Dr. Marino flaunts 20 years of experience studying dolphins and their brains, and visits hearings on captive cetaceans delivering emotionally fueled attacks on zoological facilities.

Supporters of the cetacean and non-human rights movements outline their own qualities that they believe entitle any animal to the rights of 'bodily integrity' and non-interference. What is the true reason that humans have 'rights', and who gets to determine this?

She also criticizes institutions that allow the mentally disabled to interact with captive dolphins, and challenges the idea that zoos contribute to conservation or promote awareness toward the plight of animals in the wild (she has published studies simply to refute other studies that suggest that zoos have a positive impact on public awareness and education).

Fueled by her beliefs of dolphin awareness allegedly based on her studies, she is convinced, she says, that their complex brain attributes and ability to recognize themselves in the mirror (an experiment she pioneered), suggests that they are ‘self-aware’ and conscious in ways that are not unique to ourselves, which means that we should all hold the ethic that captivity is immoral to inflict on dolphins.

Gorillas at the Bronx Zoo
Gorillas at the Bronx Zoo | Source

However, here is where that line of thinking becomes sketchy. Again, there is a difference between animal rights and animal welfare. Dr. Marino is good at giving scientific analysis that shun the progress of zoos, but has anyone considered just what it is about a dolphin’s so-called ‘awareness’ that would entitle them to all of the applicable rights of humans over other animals?

Marino will say that dolphins are 'aware' or conscious to the same extent that a human is. This however says nothing about the thoughts or beliefs that the animals may possess about their situation.

It is true that as a whole captive cetaceans have questionable well-being in aquariums (bottle-nose dolphins are by far the most successful) for varying factors, and Marino alleges that this is due to their complex social structures and natural range (also possibly true). However, this is an issue with other species of animals, with less ‘complex brains’. Dolphins are one species which are difficult to promote the well-being of in captivity, but they certainly aren’t the only ones. In addition, most zoo animals, if not all of them, cannot roam their natural range, which is why anti-captive dolphin sentiment easily promotes anti-captive animal sentiment entirely.

A person interested in animal welfare should be concerned about the well-being of inherently social animals that are being prevented from that form of enrichment, but an animal rights follower follows the ideological concept that any animal should never be kept captive due to the will and benefit of humans, regardless of who it benefits, be it animal or human.

Selective non-human rights followers are just as guilty of species bias

How can we justify the ethical idea that the thoughts, desires, and emotions of animal species that apparently lack the brain complexity of cetaceans, elephants, and great apes do not count on the basis that they are ‘un-human-like’ in their brain size, complexity, and awareness demonstrations that are tested and judged to the satisfaction of the human observer? How can followers of the cetaceans rights movement accuse humans of oppressing the lives of intelligent creatures through alleged species-specific discrimination when they are pushing for the same logic to suggest that animals of their determination should maintain human rights based on attributes of their determination while other animals are judged and discriminated against for not measuring up to that same level of intelligence, thusly making it “moral” to deny them ‘rights’ of any kind?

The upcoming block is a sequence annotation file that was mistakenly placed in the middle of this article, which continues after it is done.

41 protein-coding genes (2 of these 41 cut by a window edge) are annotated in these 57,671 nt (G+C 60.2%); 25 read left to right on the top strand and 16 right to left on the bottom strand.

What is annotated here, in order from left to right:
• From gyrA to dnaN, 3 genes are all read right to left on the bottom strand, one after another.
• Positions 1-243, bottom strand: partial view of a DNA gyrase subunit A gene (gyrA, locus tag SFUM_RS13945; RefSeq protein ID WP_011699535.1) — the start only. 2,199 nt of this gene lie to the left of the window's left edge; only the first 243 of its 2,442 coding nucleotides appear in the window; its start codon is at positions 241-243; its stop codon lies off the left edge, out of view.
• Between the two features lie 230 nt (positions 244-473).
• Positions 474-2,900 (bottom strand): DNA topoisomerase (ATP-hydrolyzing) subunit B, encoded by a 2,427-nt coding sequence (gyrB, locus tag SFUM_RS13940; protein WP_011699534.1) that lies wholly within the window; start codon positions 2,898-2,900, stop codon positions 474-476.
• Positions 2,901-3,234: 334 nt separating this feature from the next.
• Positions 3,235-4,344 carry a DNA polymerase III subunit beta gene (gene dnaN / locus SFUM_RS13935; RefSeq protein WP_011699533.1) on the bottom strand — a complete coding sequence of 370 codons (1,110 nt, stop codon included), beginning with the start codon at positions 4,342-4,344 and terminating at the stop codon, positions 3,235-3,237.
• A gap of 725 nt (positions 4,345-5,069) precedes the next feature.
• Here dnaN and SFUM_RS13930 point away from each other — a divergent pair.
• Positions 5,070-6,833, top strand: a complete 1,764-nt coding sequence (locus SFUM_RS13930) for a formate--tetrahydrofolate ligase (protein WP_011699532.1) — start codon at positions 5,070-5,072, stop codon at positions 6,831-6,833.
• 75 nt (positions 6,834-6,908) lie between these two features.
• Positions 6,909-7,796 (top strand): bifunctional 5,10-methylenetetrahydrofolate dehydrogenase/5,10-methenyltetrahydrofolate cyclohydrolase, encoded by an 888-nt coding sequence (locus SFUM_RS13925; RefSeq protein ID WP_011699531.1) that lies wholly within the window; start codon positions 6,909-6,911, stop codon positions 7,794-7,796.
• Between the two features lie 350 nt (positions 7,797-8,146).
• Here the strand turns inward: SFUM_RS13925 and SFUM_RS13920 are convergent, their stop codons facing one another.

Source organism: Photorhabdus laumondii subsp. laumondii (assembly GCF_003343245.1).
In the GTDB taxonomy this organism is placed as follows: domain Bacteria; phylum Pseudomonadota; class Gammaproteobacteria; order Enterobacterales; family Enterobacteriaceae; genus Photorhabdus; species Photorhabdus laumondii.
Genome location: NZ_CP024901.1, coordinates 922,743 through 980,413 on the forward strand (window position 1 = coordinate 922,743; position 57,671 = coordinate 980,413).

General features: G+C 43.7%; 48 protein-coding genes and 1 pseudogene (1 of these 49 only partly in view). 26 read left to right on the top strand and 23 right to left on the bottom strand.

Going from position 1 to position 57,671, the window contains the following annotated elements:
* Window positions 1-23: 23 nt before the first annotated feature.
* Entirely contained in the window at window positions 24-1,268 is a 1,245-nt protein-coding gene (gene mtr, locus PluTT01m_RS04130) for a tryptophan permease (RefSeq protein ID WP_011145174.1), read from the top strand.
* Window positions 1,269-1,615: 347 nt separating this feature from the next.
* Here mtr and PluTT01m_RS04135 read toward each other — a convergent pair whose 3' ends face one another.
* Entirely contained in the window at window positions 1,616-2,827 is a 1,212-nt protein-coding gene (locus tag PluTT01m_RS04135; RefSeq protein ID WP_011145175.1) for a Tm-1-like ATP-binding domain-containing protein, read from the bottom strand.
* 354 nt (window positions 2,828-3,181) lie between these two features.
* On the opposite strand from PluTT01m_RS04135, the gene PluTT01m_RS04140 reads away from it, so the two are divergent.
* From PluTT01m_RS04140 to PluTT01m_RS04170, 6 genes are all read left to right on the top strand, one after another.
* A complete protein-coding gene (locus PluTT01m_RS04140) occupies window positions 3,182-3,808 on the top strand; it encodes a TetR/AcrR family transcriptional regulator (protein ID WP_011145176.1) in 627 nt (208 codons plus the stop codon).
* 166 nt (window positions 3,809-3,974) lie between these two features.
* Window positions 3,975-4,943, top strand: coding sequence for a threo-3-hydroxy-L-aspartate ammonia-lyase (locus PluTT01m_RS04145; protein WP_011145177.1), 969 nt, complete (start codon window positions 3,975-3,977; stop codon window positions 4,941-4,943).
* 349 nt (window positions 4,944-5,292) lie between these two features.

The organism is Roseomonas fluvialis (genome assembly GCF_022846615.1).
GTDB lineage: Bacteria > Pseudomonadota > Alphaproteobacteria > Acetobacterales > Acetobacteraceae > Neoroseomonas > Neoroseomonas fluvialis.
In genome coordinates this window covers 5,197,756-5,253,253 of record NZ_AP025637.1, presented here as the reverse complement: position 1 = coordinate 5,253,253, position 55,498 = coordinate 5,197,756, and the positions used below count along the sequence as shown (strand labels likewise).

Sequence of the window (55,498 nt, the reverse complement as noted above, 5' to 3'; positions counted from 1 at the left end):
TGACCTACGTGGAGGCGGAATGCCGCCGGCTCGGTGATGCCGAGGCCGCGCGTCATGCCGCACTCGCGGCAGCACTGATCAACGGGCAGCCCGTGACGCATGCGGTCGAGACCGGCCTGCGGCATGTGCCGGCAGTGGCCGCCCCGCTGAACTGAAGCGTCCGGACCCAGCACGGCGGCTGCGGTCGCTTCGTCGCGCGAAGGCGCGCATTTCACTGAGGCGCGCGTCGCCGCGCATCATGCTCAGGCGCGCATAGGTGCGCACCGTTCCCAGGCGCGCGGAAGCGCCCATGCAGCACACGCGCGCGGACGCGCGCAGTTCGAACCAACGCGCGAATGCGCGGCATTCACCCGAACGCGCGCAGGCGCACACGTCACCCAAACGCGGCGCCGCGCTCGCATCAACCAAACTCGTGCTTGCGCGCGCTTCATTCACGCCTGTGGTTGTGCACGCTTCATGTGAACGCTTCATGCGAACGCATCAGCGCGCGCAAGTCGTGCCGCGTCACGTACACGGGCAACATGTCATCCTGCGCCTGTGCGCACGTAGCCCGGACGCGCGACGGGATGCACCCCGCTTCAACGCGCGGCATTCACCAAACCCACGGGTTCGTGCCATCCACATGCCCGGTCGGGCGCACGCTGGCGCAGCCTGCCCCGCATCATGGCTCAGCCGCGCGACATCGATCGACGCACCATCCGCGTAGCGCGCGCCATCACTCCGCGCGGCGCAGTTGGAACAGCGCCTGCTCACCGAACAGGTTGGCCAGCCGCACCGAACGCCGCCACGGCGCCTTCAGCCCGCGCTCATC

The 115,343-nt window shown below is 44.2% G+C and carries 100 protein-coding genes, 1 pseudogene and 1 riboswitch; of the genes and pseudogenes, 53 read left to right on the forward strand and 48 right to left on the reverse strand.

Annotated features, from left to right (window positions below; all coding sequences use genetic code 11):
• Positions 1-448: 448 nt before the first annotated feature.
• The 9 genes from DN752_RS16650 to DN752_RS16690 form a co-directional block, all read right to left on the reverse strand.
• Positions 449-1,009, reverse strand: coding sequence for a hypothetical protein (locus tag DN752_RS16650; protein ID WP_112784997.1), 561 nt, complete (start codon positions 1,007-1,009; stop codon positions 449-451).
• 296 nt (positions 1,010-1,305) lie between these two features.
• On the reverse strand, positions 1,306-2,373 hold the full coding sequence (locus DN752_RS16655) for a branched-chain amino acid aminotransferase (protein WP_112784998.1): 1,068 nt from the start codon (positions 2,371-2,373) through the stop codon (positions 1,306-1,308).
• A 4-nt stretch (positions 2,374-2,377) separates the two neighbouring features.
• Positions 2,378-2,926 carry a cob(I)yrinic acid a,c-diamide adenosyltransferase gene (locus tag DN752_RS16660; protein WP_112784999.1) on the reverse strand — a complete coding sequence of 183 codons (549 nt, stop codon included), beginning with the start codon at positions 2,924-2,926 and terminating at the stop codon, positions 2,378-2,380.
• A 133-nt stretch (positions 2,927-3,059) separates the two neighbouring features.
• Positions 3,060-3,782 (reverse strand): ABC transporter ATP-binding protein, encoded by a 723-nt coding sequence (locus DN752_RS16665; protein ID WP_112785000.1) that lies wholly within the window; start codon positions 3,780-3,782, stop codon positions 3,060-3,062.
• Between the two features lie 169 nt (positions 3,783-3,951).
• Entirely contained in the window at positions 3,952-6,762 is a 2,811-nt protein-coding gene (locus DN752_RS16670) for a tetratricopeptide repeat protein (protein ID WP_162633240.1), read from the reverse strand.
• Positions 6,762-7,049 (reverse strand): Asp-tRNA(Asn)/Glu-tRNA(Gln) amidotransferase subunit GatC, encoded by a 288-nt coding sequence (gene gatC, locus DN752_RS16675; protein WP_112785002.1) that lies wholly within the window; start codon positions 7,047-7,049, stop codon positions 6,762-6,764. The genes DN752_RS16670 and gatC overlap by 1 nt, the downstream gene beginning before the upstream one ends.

What's next?

This is where the animal rights movement meets a conflict. Many people object to the use of animals for displays in zoos (mere ‘entertainment’) and for scientific research.

However, the divide between these animals makes no sense. How can one animal maintain such an extraordinary consideration from humans, such as having the right to not be caught or interfered with from humans, as well as the fact that we would need to consider the effects we are having on them indirectly with our activities (such as with oceanic sonar), while other animals do not have rights at all due to their lack of self-awareness, making them fair game for research, pet use, and other invasions? I see an inherent moral conflict in acknowledging rights for one species based on traits we consider close to ourselves, and fully denying the same to other animals (and so do many others).

Monkeys have shown very remarkable cognition, but do not perform well on some other tests compared to apes.
Monkeys have shown very remarkable cognition, but do not perform well on some other tests compared to apes. | Source

So, where is the line?

It cannot exist. With the logic being promoted by Marino and other followers, chimps, being ‘self-aware’, cannot be interfered with, but monkeys will get nothing. Can ‘partial rights’ be possible? Based on whose judgment?

Essentially, given that cetaceans are drastically different from humans, lacking a truly complex language in representational ability and ideological expression, it becomes more clear that cetacean rights begins with these aquatic animals, and ends with liberation for all animal species if there is to be any adherence to the moral consistency that the non-human rights movement demands. Non-human animals no longer need to meet the complexities and attributes of humans to be considered for rights. I don’t see why the criteria should be halted at ‘culture’ and ‘self-awareness’.

Unsurprisingly, Lori Marino and others who share her views do follow this sentiment and promote veganism.

So before buying into non-human rights sophist arguments, read between the lines and consider the implications. The demands of animal rights groups are mere arbitrary opinions that do not differ from their demands for the public to stop eating meat. By exploiting the public's affinity for dolphins (especially now, with anti-captivity sentiment rising after the movie Blackfish), the ultimate goal of their rhetoric is to introduce legislation in which they can continue to legally push for their ideological agendas and control the cultures, traditions, occupational pursuits and lifestyles of others. We should favor the philosophy of animal welfare, and not lose sight of the alternate perspectives and needs of people.